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Noirish look at insurance scams marred by indifferent acting
bmacv14 February 2001
No Questions Asked takes us down the primrose path followed by ambitious insurance agent Barry Sullivan (but all quality comparisons to Double Indemnity end there). He links up with mobsters who guarantee the return of stolen goods in exchange for a payoff consisting of a percent of their insured value -- and the insurance company acquiesces in this bottom-line trimming. (Sullivan's fiancee, Arlene Dahl, aspires to a higher standard of living.) Soon he's raking in big bucks, to the chagrin of his former co-worker Jean Hagen, who carries a torch for him. There are some good scenes (including a heist in a theater's ladies' lounge by two torpedoes in drag as society dames) and plot twists; some of the cinematography is not bad, either, though it's pretty cliched noir. The worst part of this movie, however, is the generic acting from all involved, except for that of Jean Hagen -- Lina Lamont in Singin' in the Rain -- and a couple of the bit players. Still, it's worth a first look, if not a second viewing.
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Plays real good, like a noir should
heathentart9 September 2009
Warning: Spoilers
I've always liked Barry Sullivan's work, but never saw him in a dark, noir role like his Steve Kiever, man on the run.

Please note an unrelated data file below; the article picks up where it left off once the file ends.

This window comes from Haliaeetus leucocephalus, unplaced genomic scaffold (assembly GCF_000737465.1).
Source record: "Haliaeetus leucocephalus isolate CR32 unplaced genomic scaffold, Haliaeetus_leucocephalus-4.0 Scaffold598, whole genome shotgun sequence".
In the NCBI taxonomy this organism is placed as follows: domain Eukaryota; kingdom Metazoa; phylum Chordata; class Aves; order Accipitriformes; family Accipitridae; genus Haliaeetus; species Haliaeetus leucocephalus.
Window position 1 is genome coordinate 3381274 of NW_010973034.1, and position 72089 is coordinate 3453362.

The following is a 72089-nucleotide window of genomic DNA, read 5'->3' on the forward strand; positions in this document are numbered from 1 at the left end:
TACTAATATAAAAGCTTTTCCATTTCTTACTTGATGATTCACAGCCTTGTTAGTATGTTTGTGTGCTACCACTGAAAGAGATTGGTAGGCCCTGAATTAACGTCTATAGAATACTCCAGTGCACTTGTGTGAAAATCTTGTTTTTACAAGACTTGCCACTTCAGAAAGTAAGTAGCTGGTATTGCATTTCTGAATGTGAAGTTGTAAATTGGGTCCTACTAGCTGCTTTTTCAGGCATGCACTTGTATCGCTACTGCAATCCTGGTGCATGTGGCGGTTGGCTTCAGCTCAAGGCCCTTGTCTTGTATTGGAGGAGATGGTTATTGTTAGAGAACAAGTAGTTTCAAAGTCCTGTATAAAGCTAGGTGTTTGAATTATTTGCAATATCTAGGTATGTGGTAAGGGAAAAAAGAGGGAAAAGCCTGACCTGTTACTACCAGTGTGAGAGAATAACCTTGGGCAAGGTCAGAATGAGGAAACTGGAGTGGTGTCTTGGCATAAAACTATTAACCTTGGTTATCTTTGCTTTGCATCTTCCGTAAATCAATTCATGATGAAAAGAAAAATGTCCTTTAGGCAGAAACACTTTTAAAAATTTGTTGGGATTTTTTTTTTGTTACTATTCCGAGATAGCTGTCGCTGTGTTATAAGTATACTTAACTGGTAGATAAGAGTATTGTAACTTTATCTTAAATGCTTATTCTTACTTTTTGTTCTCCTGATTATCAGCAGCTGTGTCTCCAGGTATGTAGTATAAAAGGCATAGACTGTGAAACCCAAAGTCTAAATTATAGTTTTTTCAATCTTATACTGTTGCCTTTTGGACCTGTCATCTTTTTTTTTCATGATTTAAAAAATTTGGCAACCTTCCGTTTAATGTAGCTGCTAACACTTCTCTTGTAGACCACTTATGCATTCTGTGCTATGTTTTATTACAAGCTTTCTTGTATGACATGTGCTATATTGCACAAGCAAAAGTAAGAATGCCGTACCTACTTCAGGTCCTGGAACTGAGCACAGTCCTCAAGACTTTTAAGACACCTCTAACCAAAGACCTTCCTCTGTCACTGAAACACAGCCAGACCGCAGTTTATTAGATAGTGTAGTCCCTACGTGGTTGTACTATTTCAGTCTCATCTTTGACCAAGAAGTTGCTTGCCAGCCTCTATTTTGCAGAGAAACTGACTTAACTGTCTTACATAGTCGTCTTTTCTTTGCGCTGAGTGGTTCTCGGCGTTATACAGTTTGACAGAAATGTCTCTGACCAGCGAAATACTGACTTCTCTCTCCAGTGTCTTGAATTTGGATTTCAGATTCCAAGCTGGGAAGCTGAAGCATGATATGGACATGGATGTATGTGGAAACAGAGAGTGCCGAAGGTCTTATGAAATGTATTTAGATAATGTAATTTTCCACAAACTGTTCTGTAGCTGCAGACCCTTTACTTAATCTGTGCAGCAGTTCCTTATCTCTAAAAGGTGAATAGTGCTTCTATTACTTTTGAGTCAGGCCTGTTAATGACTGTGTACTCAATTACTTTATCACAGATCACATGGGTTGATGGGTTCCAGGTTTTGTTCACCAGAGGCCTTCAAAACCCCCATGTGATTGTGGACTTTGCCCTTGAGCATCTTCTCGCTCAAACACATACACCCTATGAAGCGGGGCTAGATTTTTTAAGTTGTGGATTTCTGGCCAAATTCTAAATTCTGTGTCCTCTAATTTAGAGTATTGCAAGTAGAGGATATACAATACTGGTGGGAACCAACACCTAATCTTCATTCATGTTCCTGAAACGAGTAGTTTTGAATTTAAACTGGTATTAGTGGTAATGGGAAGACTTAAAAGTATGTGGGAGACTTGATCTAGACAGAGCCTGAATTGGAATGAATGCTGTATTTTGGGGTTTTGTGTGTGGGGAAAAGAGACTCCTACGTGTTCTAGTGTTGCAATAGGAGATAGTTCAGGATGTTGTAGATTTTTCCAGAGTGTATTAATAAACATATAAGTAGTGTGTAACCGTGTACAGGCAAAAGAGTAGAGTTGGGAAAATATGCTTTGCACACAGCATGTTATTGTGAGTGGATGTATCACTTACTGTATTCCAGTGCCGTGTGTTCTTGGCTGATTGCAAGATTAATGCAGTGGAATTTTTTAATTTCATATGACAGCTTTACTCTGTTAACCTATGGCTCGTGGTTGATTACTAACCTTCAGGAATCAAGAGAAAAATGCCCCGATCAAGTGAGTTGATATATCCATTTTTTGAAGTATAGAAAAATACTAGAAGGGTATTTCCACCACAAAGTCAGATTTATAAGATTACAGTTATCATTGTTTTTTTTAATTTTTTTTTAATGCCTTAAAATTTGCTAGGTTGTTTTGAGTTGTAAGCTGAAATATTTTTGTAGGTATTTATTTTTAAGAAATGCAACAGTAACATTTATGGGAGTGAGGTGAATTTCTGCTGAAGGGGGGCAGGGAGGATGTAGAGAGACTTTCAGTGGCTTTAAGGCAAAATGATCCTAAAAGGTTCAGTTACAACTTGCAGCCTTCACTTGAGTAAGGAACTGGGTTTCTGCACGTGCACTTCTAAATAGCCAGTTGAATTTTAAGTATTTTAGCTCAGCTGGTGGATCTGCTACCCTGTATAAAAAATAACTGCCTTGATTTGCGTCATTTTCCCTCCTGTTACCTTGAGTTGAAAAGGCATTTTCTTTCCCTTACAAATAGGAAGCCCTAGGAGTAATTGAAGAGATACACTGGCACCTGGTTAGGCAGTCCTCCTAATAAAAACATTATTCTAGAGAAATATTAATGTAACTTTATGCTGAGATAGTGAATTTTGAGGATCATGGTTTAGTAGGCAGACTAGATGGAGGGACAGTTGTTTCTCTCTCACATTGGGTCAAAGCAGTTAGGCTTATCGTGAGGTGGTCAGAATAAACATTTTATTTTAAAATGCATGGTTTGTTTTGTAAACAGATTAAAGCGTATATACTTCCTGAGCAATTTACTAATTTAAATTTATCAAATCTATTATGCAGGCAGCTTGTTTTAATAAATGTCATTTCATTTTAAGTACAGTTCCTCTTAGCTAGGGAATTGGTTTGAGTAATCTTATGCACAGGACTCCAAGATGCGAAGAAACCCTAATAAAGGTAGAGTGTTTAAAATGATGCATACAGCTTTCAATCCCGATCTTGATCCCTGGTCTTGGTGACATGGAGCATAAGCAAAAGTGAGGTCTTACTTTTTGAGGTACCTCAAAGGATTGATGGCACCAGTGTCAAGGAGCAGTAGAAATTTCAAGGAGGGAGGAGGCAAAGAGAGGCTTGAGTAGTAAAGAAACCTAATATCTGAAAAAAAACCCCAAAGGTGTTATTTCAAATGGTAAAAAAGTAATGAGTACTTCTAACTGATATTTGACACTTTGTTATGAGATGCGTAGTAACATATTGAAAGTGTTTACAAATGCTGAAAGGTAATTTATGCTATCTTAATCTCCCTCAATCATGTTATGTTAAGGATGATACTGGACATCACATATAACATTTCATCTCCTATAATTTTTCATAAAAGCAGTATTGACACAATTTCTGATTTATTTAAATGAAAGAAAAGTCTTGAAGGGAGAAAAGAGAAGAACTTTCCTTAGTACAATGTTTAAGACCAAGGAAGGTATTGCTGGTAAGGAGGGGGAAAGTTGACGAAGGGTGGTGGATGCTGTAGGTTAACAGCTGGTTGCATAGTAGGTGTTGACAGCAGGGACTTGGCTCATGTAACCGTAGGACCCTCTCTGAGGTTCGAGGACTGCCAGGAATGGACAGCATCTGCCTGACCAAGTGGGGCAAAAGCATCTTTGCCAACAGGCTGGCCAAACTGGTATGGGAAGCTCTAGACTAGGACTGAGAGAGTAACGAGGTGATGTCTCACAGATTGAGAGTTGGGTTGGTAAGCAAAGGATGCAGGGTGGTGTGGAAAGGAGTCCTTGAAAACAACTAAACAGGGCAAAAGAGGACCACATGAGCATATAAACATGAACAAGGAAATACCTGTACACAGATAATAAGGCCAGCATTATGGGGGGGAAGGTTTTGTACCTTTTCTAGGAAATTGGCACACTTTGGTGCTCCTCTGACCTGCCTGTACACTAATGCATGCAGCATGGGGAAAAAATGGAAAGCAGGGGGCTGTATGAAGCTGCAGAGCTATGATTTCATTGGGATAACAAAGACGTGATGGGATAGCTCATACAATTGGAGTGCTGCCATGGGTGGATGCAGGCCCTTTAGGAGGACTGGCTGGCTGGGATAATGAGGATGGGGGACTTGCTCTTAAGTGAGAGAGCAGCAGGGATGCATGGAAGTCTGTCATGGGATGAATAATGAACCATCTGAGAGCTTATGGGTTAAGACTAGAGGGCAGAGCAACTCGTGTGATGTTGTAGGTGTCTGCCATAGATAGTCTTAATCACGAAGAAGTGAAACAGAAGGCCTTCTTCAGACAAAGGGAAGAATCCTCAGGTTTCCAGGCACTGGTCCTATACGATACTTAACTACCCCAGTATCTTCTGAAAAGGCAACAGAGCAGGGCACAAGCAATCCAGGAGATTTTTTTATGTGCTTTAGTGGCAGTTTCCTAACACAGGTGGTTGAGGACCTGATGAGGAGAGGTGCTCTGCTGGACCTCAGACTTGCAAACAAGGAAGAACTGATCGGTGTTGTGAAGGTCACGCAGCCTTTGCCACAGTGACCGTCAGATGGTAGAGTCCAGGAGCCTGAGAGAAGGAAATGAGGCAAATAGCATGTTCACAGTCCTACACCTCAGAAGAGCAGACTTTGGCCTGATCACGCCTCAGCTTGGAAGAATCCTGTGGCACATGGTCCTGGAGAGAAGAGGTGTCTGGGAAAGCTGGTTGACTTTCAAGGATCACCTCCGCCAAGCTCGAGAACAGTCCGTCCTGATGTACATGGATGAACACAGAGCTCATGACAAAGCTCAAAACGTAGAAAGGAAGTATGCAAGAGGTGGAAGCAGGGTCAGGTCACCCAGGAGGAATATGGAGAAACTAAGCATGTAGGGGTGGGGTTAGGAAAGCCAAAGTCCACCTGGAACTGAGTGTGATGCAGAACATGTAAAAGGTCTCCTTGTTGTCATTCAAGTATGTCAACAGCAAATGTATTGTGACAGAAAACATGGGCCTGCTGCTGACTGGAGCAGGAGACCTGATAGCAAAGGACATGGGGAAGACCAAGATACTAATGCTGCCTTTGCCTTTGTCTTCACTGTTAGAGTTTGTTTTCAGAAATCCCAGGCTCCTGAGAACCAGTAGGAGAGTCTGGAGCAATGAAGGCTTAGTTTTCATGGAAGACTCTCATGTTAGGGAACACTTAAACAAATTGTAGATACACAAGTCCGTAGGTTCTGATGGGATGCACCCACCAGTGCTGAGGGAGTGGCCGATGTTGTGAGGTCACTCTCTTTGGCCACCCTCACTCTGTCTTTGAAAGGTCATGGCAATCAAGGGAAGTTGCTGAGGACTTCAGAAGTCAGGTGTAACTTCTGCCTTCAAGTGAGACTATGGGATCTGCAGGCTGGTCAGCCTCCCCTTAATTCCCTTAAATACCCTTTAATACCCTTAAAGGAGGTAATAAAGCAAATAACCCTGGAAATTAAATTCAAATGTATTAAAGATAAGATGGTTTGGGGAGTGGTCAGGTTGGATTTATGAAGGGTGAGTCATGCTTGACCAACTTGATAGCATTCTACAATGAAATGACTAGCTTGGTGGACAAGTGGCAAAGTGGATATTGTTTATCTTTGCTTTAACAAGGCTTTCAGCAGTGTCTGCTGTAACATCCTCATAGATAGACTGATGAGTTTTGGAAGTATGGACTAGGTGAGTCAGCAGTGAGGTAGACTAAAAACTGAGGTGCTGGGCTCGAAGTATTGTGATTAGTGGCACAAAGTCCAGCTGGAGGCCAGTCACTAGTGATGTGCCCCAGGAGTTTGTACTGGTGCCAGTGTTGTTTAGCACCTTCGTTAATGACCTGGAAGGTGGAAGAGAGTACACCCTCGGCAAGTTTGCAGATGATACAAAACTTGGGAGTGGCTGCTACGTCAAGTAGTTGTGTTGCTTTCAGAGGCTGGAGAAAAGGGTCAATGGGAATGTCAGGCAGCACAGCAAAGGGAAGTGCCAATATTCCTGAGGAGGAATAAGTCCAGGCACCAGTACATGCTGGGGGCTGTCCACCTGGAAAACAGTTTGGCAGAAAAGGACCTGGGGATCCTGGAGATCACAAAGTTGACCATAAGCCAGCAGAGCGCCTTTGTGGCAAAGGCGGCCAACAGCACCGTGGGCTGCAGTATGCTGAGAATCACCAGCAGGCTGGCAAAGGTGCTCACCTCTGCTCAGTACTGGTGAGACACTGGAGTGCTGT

The films has a lot of the noir standards: dark environs, some nasty losers, and the set-up, murder and finally the solution.

Kiever is an insurance agent who gets deep into a twisted scam of mobsters, insurance companies, and cops. The plot is fairly simple -crooks stealing insured jewels, then working with Kiever to return them to the insurance company for payment. Ya see, the insurance guys pay less than the insurance claim would have paid. So the jewels are returned, the mobsters make more than they would using a fence, the insurance company goes along - "No Questions Asked." Everything is fine, Kiever has a super girlfriend in the form of gorgeous Arlene Dahl, he's making money hand over fist - And then there's a murder.

This is a good movie which I enjoyed greatly. I have a personal interest because the film was made in the year of my birth, and I've always been interested in what things were like then.